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The head coach of les Bleus has intimated that he is unconcerned by the jibes and whistles coming from the stands in recent internationals…

France may have been booed rather profusely over the course of the last calendar year but Raymond Domenech remains typically unmoved by the reaction of the fans.

“Throughout history, people have booed - they boo the president of the Republic in the stands. It is a national principle,” he stated to national daily Metro. “They want a champion each time.

“Remember the match against Norway in Marseille before the World Cup 1998? The players were whistled for 90 minutes.”

Domenech recalls this encounter because les Bleus are closing in on their preparations for the 2010 version of the competition, though their qualifying path has not always been easy, and even their qualification remains far from assured. Despite this, the controversial coach holds high hopes for his side.

“We'll have to find a generation that gives us something,” he said. “When you have players like Karim [Benzema], Yoann [Gourcuff] and Franck [Ribery], who will be the engine of the team, we can have hope.”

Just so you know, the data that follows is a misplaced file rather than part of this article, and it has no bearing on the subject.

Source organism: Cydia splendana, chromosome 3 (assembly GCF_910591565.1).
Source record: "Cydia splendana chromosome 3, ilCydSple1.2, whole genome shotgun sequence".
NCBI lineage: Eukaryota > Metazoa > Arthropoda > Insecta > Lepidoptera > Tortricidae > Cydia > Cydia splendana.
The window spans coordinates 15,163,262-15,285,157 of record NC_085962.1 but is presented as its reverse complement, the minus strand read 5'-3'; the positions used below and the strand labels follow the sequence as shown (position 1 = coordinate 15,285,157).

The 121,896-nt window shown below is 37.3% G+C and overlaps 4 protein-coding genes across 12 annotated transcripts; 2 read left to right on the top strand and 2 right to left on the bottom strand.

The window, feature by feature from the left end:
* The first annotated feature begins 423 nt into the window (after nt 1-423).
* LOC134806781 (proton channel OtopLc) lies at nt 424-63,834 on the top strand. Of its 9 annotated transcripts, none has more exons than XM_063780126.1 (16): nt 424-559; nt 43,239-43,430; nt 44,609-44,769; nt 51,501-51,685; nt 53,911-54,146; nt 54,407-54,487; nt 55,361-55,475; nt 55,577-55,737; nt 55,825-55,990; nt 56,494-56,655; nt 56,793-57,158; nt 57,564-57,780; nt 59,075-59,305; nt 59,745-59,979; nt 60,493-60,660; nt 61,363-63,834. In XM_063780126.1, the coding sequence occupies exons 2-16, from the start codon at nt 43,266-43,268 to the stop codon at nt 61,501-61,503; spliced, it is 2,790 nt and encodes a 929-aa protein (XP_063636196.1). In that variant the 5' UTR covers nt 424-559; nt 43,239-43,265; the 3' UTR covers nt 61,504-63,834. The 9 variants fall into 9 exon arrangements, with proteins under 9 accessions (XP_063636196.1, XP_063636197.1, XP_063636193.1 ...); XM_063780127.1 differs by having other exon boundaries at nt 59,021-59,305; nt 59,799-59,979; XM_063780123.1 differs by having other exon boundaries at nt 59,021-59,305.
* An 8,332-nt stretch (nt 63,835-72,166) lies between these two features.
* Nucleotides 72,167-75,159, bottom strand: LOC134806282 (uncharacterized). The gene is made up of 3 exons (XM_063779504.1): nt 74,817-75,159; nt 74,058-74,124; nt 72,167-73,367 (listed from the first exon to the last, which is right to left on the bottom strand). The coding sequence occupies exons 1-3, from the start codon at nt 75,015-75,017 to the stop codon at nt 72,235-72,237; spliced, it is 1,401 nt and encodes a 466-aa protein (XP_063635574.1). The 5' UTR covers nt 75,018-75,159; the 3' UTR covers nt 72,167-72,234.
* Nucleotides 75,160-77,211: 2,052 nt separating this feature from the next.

Reverting back to the matter at hand, Domenech explained that the crowd had the right to jeer, but only after the result is determined.

“People are transformed in the stadium, that bothers me,” he said. “Let us whistle at the end of the match, when the result is determined.

“If I paid for a show that I thought was bad, I’d have the right to boo, but not during the game, film or play.”

Domenech will certainly be praying he doesn’t hear any boos at around 22:45 CET on Saturday evening – if he does, it will likely mean France’s automatic qualification hopes for South Africa have been ended.

Robin Bairner, Goal.com

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